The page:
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Basel III Capital and Liquidity Requirements

Regulations are demanding a more resilient banking sector by strengthening the solvency of the banks and introducing strict liquidity requirements, such as those developed by the Basel Committee on Banking Supervision. Based on the latest available information, Triodos Bank already complies with the capital and liquidity requirements that will be fully implemented from 2019, known as Basel III.

Triodos Bank’s capital strategy is to be strongly capitalised. This has become an even more important strategic objective as the regulation introduces new measures to strengthen the capital base of all the banks as a consequence of the financial crisis. Triodos Bank aims for a Common Equity Tier 1 ratio of at least 16%, well above its own internal economic capital adequacy models to guarantee a healthy and safe risk profile. The quality of capital is important as well as the solvency rate. All of Triodos Bank’s solvency comes from common equity. Economic capital is calculated periodically and supports Triodos Bank’s own view of capital adequacy for the purpose of the yearly Internal Capital Adequacy Assessment Process, which is reviewed by the Dutch Central Bank.

In 2016, Triodos Bank successfully raised capital from its customers of over EUR 97 million. This has helped it to maintain a regulatory Common Equity Tier 1 of 19.2% at the end of 2016, well above both external and its own internal requirements.

Triodos Bank’s liquidity position remained very strong during 2016. Its policy is to invest excess liquidities in highly liquid assets and/or inflow generating assets in the country where it has branches. In The Netherlands Triodos Bank has invested its liquidities mainly in (green) bonds of the Dutch government, agencies, and banks, cash loans to municipalities, deposits with commercial banks and the Dutch Central Bank. In Belgium most of its liquidity has been invested in (local) Belgian government bonds. In Spain the liquidity surplus is invested in bonds of the Kingdom of Spain, Spanish regions and agencies and deposited with commercial banks and the Spanish Central Bank. In the UK the excess liquidity is invested in UK government bonds and placed on deposits with commercial banks and the Bank of England. In Germany, surplus liquidities are placed with local governments and with commercial banks including the German Central bank.

The Liquidity Coverage Ratio (LCR) and Net Stable Funding Ratio (NSFR) are both well above the minimum limits of Basel III.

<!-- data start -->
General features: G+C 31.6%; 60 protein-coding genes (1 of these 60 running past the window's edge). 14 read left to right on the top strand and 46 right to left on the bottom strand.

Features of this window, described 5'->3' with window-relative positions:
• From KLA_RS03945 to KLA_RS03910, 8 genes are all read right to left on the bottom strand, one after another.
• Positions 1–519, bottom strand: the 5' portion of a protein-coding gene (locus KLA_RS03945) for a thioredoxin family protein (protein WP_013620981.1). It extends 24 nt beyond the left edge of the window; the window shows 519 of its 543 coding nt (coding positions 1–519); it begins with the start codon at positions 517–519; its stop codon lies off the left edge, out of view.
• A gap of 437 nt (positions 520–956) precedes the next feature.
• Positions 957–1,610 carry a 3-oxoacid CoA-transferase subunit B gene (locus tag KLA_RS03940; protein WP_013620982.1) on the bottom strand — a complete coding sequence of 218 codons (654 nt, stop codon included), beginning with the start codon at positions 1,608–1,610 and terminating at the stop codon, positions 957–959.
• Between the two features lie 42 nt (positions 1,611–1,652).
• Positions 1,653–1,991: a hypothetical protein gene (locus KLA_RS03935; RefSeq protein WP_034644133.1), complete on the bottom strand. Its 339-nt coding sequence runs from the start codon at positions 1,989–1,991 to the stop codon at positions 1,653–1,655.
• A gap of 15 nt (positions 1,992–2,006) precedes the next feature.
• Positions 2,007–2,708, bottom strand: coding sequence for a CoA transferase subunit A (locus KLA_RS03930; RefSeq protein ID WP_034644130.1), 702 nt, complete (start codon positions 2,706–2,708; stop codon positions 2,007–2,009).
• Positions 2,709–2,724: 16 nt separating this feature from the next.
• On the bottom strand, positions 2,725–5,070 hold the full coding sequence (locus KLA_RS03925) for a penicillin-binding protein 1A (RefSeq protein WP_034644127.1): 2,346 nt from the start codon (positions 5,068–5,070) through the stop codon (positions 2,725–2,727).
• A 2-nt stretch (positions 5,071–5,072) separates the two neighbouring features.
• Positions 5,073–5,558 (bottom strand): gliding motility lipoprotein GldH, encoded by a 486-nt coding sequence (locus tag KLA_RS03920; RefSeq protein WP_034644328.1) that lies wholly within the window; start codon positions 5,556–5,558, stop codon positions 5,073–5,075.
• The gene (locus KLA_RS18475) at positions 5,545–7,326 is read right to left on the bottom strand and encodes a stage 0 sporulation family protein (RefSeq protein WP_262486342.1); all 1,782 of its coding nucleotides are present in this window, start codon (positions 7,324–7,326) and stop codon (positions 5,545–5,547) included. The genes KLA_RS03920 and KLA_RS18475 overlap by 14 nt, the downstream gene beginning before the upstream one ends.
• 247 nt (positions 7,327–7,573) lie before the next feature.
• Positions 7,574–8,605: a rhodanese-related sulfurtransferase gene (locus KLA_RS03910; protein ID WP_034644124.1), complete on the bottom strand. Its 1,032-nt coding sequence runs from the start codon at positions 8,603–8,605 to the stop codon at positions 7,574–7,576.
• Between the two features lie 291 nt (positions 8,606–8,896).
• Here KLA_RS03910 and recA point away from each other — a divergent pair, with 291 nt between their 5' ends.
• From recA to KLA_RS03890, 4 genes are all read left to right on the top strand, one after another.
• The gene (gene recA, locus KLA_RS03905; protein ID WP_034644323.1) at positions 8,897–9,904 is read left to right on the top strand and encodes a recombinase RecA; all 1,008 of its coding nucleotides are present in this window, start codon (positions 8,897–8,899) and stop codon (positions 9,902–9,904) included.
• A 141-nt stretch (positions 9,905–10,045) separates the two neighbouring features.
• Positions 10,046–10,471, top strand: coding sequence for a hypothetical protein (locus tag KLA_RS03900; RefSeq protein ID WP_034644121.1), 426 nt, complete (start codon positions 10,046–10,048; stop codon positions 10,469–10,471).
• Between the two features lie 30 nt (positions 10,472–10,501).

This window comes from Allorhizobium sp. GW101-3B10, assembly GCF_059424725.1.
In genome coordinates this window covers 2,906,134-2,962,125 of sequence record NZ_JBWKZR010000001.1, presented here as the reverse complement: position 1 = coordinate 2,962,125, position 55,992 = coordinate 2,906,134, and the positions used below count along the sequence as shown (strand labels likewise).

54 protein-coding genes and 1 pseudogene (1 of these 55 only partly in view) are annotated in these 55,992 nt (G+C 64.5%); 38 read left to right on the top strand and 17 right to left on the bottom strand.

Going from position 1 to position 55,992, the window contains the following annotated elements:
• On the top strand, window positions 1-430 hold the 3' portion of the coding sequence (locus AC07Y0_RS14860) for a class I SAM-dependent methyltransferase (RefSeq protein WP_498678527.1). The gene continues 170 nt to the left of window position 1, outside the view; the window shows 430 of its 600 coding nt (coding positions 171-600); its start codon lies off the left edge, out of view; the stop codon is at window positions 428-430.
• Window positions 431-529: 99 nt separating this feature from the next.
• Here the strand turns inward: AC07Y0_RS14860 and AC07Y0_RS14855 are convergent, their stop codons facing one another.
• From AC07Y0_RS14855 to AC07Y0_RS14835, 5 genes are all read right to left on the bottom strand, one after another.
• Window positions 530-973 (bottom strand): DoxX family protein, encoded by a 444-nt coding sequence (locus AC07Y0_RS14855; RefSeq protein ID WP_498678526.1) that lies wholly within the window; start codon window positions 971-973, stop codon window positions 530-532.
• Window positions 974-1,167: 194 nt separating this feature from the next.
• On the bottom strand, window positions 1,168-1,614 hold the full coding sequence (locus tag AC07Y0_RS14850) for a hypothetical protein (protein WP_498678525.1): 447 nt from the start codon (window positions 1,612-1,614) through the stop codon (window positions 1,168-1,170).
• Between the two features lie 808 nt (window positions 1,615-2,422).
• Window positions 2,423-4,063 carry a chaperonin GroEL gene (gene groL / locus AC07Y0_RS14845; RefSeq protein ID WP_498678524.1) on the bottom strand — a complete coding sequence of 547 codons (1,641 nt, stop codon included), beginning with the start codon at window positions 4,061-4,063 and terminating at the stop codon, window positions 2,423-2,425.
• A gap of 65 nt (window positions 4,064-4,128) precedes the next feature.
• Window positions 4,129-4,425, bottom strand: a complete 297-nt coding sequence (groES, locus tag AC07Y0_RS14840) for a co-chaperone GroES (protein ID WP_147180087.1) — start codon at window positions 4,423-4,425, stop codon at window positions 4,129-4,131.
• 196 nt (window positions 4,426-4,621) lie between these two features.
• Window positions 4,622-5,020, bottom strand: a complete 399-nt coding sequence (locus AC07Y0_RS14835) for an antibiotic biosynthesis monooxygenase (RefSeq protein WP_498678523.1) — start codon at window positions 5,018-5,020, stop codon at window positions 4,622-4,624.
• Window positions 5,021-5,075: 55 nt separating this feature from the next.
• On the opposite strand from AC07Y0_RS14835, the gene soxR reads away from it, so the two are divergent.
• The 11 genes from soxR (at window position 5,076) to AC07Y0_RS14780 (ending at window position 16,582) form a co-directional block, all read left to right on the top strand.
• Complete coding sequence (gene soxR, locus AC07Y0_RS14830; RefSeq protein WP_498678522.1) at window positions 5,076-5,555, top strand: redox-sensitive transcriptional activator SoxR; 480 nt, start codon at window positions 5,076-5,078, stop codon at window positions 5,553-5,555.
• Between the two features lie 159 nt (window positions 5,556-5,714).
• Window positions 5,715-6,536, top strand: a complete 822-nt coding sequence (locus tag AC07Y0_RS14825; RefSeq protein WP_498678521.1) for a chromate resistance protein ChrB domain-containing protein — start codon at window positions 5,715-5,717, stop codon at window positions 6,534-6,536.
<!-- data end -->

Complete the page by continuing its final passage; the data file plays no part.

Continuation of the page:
More detailed information about Triodos Bank’s approach to risk is included in the Annual Accounts section of this report starting on page 149.

In Control statement

The Executive Board is responsible for designing, implementing and maintaining an adequate system for internal control over financial reporting. Financial reporting is the product of a structured process carried out by various functions and branches under the direction and supervision of the financial management of Triodos Bank.

The Executive Board is responsible for the risk management function and compliance function. The risk management function works together with management to develop and execute risk policies and procedures involving identification, measurement, assessment, mitigation and monitoring of the financial and non-financial risks. The compliance function plays a key role in monitoring Triodos Bank’s adherence to external rules and regulation and internal policies. The adequate functioning of the risk management and compliance function as part of the internal control system is frequently under discussion with the Audit and Risk Committee. It is further supported by the Triodos culture as a key element of our soft controls.

Triodos Bank’s Internal Audit function provides independent and objective assurance of Triodos Bank’s corporate governance, internal controls, compliance and risk management systems. The Executive Board, under the supervision of the Supervisory Board and its Audit and Risk Committee, is responsible for determining the overall internal audit work and for monitoring the integrity of these systems.

The enterprise risk management framework is the basis for an integrated in control statement process. The Executive Board indicates that this process should lead to an internal statement providing positive assurance in the coming years.

The Executive Board has no indication that the risk management and control systems have not functioned adequately and effectively in 2016.

The risk management and control systems provide reasonable, but not absolute, assurance regarding the reliability of financial reporting and the preparation and fair presentation of its financial statements.